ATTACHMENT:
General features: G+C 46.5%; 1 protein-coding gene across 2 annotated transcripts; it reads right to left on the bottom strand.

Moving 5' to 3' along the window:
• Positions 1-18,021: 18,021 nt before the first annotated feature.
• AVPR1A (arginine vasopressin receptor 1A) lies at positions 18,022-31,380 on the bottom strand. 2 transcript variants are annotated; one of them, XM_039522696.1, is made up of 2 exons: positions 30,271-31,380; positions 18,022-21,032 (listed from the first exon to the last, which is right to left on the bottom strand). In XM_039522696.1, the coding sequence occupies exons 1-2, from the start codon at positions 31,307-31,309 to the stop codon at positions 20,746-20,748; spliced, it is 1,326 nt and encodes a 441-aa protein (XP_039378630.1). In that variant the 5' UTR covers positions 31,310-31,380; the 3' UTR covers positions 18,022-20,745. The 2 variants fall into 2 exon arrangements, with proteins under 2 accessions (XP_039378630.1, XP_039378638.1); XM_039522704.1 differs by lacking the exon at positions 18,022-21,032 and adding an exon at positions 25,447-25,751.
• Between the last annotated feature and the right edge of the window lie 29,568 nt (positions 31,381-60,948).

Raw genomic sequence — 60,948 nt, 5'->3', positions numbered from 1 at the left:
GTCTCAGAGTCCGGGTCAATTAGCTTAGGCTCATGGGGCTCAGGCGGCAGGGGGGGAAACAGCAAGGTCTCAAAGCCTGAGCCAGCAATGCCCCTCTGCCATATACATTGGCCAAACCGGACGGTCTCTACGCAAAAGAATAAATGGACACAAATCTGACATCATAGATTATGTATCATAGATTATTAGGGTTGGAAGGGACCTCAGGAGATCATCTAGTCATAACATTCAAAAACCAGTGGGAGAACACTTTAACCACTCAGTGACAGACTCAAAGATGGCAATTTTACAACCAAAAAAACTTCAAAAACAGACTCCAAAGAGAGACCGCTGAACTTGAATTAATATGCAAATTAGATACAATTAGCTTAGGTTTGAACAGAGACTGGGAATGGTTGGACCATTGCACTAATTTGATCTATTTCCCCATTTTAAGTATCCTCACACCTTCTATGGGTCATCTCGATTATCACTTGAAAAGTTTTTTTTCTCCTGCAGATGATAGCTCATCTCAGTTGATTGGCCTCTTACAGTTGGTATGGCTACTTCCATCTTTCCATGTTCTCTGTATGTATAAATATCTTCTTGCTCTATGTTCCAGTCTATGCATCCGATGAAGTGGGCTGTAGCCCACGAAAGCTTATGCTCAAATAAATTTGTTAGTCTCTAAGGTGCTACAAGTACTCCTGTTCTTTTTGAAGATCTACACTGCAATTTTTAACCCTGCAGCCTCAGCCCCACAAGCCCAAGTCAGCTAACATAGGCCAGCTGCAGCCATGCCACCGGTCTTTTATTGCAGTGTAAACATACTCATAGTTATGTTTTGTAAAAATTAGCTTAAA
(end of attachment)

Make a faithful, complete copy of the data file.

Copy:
General features: G+C 46.5%; 1 protein-coding gene across 2 annotated transcripts; it reads right to left on the bottom strand.

Moving 5' to 3' along the window:
• Positions 1-18,021: 18,021 nt before the first annotated feature.
• AVPR1A (arginine vasopressin receptor 1A) lies at positions 18,022-31,380 on the bottom strand. 2 transcript variants are annotated; one of them, XM_039522696.1, is made up of 2 exons: positions 30,271-31,380; positions 18,022-21,032 (listed from the first exon to the last, which is right to left on the bottom strand). In XM_039522696.1, the coding sequence occupies exons 1-2, from the start codon at positions 31,307-31,309 to the stop codon at positions 20,746-20,748; spliced, it is 1,326 nt and encodes a 441-aa protein (XP_039378630.1). In that variant the 5' UTR covers positions 31,310-31,380; the 3' UTR covers positions 18,022-20,745. The 2 variants fall into 2 exon arrangements, with proteins under 2 accessions (XP_039378630.1, XP_039378638.1); XM_039522704.1 differs by lacking the exon at positions 18,022-21,032 and adding an exon at positions 25,447-25,751.
• Between the last annotated feature and the right edge of the window lie 29,568 nt (positions 31,381-60,948).

Raw genomic sequence — 60,948 nt, 5'->3', positions numbered from 1 at the left:
GTCTCAGAGTCCGGGTCAATTAGCTTAGGCTCATGGGGCTCAGGCGGCAGGGGGGGAAACAGCAAGGTCTCAAAGCCTGAGCCAGCAATGCCCCTCTGCCATATACATTGGCCAAACCGGACGGTCTCTACGCAAAAGAATAAATGGACACAAATCTGACATCATAGATTATGTATCATAGATTATTAGGGTTGGAAGGGACCTCAGGAGATCATCTAGTCATAACATTCAAAAACCAGTGGGAGAACACTTTAACCACTCAGTGACAGACTCAAAGATGGCAATTTTACAACCAAAAAAACTTCAAAAACAGACTCCAAAGAGAGACCGCTGAACTTGAATTAATATGCAAATTAGATACAATTAGCTTAGGTTTGAACAGAGACTGGGAATGGTTGGACCATTGCACTAATTTGATCTATTTCCCCATTTTAAGTATCCTCACACCTTCTATGGGTCATCTCGATTATCACTTGAAAAGTTTTTTTTCTCCTGCAGATGATAGCTCATCTCAGTTGATTGGCCTCTTACAGTTGGTATGGCTACTTCCATCTTTCCATGTTCTCTGTATGTATAAATATCTTCTTGCTCTATGTTCCAGTCTATGCATCCGATGAAGTGGGCTGTAGCCCACGAAAGCTTATGCTCAAATAAATTTGTTAGTCTCTAAGGTGCTACAAGTACTCCTGTTCTTTTTGAAGATCTACACTGCAATTTTTAACCCTGCAGCCTCAGCCCCACAAGCCCAAGTCAGCTAACATAGGCCAGCTGCAGCCATGCCACCGGTCTTTTATTGCAGTGTAAACATACTCATAGTTATGTTTTGTAAAAATTAGCTTAAA